Cameo Adds a Bored Ape to Its Celebrity Video Platform

Christian Hetrick

Christian Hetrick is dot.LA's Entertainment Tech Reporter. He was formerly a business reporter for the Philadelphia Inquirer and reported on New Jersey politics for the Observer and the Press of Atlantic City.

Adam Draper next to his Bored Ape
Photo courtesy of Adam Draper

If you’re still wondering what a Bored Ape is and why someone would spend six figures to buy one, you can now ask one of the cartoon chimps yourself. Celebrity video platform Cameo is offering personalized messages from Bored Ape Yacht Club #9132. Or more precisely, from Adam Draper, the venture capitalist who owns the NFT artwork.

Draper, a UCLA grad and the founder and managing director of Boost VC, is a Web3 enthusiast who made early bets on Coinbase and Etherscan, among other crypto investments. This week, Draper joined Cameo to sell pre-recorded videos of himself as a 3D animated Bored Ape, starting at $25. The videos are aimed at Web3 startup founders, who may seek motivation or feedback on their pitches, Draper told dot.LA.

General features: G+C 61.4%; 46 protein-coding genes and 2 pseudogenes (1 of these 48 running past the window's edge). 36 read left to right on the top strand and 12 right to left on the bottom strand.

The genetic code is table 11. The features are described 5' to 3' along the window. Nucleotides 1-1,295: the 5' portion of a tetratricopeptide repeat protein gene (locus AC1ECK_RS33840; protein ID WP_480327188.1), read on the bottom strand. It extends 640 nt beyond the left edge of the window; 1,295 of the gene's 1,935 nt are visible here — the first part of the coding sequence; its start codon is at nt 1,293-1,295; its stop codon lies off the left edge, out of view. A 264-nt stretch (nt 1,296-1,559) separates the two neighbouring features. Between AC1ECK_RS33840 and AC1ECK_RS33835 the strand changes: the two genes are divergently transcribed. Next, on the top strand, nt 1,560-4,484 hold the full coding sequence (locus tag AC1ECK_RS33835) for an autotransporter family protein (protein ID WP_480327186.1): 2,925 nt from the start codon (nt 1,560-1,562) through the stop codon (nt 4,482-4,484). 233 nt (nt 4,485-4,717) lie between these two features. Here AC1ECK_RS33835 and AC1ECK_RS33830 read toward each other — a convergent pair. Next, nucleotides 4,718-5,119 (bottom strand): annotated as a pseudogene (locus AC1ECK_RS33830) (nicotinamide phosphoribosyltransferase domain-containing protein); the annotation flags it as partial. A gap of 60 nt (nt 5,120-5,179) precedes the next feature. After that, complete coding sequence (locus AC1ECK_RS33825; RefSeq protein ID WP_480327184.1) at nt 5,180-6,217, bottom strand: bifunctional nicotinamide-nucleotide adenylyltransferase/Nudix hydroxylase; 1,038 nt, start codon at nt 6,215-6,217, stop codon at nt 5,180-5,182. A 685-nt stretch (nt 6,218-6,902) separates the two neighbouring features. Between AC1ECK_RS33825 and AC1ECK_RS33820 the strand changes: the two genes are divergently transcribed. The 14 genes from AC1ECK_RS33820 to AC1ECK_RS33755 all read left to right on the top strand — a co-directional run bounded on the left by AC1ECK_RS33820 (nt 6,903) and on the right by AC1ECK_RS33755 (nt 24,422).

“As an investor, any way that you can open access through new distribution to see deals, you should do that,” Draper said. “I thought, ‘Hey, no one else is really doing this. I might be able to attract great founders through this.’”

Draper described his foray into Cameo as a bit of an experiment. Blockchain firms like Yuga Labs, the company behind Bored Ape Yacht Club, have attached broad commercialization rights to NFTs, which are unique digital assets verified using blockchain technology. That means NFT holders can slap their ape on a t-shirt and sell it—or license them as characters for novels and movies—to make money from their intellectual property. Draper is using the likeness of a Bored Ape he bought for his Cameo, with help from a Texas startup called Aquifer to create the videos. His Boost VC firm is an investor in Aquifer, which helps people and brands make “instant animated videos with their IP.”

“If we are moving forward with the advent of NFTs and communities building out open source, intellectual property—like becoming a Disney sort of thing—we need to experiment and see what other tools need to be created in order to make this a real movement,” Draper said.